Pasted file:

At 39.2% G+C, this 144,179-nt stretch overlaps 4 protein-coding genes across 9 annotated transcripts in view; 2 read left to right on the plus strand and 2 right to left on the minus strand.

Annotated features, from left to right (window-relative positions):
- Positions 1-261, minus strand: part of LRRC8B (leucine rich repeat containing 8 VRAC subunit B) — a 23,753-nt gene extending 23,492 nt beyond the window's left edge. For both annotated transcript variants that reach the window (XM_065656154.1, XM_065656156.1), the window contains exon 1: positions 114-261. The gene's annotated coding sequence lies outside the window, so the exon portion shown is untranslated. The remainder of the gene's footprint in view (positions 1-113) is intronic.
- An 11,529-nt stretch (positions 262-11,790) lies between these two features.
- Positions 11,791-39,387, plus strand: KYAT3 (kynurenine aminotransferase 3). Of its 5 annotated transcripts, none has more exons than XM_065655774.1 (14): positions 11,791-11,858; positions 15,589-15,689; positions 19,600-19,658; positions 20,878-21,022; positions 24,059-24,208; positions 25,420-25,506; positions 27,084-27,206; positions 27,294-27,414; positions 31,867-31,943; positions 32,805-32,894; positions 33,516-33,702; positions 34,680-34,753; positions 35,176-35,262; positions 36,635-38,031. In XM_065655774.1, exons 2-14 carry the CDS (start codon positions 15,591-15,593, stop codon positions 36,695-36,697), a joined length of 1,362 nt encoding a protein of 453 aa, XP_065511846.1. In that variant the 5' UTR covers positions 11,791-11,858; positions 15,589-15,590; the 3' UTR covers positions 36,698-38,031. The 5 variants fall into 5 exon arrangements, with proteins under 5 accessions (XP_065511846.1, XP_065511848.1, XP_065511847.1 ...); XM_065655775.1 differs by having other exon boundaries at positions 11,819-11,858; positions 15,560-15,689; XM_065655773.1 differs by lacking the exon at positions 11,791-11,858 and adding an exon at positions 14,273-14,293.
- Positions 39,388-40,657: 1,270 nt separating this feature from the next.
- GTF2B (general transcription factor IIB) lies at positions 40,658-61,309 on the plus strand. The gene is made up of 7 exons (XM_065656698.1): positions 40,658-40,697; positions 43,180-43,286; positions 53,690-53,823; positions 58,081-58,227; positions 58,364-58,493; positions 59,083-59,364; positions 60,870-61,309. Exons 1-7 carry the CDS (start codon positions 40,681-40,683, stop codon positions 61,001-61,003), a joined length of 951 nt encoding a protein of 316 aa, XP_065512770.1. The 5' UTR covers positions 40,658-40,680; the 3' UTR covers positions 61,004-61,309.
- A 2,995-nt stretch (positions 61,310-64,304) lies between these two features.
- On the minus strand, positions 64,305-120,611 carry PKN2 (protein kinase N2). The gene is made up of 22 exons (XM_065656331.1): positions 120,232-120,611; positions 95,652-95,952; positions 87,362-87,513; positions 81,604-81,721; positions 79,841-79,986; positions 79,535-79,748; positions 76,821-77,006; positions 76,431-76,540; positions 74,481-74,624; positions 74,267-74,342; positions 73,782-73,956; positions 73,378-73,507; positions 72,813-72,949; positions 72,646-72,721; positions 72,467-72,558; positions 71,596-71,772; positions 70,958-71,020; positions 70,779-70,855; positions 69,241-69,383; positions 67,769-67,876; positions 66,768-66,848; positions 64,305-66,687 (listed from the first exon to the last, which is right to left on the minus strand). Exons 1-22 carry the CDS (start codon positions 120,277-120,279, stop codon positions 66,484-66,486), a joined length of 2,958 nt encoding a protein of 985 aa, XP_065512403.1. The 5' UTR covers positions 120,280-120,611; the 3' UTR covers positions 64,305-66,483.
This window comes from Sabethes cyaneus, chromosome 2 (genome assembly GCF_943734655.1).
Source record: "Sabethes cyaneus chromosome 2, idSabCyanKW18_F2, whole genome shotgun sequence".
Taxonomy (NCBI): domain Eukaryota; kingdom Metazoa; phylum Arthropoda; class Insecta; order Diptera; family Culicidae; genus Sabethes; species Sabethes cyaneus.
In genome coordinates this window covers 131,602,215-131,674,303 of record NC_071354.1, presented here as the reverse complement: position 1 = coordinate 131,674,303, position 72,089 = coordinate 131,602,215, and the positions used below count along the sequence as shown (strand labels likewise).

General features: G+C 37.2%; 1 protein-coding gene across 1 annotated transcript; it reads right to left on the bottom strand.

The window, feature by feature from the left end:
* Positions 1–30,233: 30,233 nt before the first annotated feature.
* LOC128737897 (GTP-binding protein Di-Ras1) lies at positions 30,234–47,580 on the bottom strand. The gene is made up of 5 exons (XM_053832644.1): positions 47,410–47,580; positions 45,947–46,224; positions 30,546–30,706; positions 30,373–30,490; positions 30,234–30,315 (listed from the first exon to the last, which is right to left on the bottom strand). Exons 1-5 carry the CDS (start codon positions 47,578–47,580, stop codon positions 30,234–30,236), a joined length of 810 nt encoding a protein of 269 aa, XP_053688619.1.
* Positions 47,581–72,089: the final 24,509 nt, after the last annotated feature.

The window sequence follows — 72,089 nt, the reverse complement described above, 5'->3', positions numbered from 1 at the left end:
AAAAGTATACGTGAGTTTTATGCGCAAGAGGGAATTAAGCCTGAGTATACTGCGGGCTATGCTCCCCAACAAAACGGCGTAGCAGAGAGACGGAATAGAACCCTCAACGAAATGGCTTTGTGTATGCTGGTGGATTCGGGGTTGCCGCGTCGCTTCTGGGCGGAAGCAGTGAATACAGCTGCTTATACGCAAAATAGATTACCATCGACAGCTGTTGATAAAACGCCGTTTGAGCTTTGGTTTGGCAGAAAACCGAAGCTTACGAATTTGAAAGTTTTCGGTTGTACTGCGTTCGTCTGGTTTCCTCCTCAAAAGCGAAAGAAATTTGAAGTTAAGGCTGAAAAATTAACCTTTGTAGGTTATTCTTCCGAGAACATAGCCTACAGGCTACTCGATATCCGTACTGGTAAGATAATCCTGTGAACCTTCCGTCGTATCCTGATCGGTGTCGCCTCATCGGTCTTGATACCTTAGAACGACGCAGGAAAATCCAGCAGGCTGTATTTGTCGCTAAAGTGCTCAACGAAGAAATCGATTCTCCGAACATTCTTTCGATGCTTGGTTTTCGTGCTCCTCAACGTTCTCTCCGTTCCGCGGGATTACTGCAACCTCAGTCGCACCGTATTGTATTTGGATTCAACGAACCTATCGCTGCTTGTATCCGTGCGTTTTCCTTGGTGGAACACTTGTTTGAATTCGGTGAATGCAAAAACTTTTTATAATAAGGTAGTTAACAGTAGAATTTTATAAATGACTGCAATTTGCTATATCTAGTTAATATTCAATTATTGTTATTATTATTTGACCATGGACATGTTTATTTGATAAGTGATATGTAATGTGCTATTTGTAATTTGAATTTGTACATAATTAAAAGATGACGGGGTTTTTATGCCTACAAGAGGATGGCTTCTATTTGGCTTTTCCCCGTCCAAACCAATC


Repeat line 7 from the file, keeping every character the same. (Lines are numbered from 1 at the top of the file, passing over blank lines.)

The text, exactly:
- GTF2B (general transcription factor IIB) lies at positions 40,658-61,309 on the plus strand. The gene is made up of 7 exons (XM_065656698.1): positions 40,658-40,697; positions 43,180-43,286; positions 53,690-53,823; positions 58,081-58,227; positions 58,364-58,493; positions 59,083-59,364; positions 60,870-61,309. Exons 1-7 carry the CDS (start codon positions 40,681-40,683, stop codon positions 61,001-61,003), a joined length of 951 nt encoding a protein of 316 aa, XP_065512770.1. The 5' UTR covers positions 40,658-40,680; the 3' UTR covers positions 61,004-61,309.